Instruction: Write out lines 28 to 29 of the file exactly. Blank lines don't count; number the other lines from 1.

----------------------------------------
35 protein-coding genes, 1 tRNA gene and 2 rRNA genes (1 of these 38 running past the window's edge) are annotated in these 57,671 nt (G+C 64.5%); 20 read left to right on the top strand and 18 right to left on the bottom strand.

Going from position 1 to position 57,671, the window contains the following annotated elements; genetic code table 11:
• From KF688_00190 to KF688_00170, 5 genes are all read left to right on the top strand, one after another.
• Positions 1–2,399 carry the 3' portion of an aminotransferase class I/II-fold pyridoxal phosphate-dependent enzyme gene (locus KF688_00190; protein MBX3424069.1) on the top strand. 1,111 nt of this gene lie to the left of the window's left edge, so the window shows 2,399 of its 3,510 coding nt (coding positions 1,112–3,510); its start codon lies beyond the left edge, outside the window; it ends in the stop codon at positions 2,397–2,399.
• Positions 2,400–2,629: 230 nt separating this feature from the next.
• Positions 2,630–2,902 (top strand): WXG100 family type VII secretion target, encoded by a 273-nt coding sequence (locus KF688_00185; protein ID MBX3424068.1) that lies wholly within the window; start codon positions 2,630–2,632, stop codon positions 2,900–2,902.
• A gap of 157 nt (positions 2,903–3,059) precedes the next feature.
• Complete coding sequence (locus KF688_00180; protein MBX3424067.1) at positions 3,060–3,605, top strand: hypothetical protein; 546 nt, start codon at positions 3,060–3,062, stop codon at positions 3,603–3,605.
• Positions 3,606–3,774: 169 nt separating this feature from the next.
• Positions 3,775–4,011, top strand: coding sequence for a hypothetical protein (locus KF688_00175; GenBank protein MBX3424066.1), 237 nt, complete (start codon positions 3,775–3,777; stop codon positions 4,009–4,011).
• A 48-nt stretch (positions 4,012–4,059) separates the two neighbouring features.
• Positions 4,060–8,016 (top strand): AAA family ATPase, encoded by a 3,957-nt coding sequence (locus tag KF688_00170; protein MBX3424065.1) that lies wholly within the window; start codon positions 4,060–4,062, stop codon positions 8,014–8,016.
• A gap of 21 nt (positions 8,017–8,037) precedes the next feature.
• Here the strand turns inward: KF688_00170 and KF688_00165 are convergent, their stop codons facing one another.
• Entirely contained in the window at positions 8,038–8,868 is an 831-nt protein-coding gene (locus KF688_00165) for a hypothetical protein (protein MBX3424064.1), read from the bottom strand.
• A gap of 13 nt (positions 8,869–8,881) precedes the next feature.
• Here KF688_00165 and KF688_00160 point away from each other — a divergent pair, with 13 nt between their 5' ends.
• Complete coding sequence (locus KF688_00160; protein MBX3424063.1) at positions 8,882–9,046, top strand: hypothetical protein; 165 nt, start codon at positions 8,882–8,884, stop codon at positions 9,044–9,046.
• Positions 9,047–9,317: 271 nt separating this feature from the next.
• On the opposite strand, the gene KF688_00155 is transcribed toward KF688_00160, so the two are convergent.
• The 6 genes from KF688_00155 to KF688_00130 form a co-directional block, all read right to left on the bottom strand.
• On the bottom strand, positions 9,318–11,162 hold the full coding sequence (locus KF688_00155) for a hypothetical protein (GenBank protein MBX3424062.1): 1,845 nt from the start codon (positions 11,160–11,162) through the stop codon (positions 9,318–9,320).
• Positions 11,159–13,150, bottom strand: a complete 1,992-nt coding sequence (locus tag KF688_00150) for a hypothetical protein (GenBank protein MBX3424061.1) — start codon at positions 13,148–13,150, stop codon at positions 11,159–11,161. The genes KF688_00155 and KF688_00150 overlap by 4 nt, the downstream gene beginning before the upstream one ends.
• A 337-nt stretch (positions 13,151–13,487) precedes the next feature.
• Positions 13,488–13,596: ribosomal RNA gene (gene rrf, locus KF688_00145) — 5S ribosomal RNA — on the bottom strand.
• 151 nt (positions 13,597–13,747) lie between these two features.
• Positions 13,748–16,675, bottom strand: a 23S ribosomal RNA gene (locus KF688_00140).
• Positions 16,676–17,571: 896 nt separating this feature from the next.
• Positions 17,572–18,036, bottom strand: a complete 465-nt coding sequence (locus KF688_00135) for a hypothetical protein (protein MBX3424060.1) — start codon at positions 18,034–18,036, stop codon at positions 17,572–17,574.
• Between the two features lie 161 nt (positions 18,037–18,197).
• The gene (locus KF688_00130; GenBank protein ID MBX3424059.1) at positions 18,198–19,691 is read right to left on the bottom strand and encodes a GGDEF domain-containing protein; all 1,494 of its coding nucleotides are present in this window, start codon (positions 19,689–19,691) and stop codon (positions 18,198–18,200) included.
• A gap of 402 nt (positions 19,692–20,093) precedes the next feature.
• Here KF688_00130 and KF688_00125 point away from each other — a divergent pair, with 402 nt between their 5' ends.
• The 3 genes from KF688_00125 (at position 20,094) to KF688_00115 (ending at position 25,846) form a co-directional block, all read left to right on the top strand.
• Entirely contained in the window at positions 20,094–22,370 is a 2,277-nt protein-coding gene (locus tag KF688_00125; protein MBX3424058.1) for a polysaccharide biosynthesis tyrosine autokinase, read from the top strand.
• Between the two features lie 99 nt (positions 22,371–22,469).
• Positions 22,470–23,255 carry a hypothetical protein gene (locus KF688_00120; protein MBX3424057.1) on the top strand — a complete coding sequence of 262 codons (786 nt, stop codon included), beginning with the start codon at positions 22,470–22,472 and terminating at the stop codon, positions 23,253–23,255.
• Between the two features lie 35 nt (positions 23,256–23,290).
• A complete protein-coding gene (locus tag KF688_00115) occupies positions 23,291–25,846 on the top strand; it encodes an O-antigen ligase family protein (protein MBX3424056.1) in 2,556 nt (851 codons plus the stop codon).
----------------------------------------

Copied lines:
• Positions 16,676–17,571: 896 nt separating this feature from the next.
• Positions 17,572–18,036, bottom strand: a complete 465-nt coding sequence (locus KF688_00135) for a hypothetical protein (protein MBX3424060.1) — start codon at positions 18,034–18,036, stop codon at positions 17,572–17,574.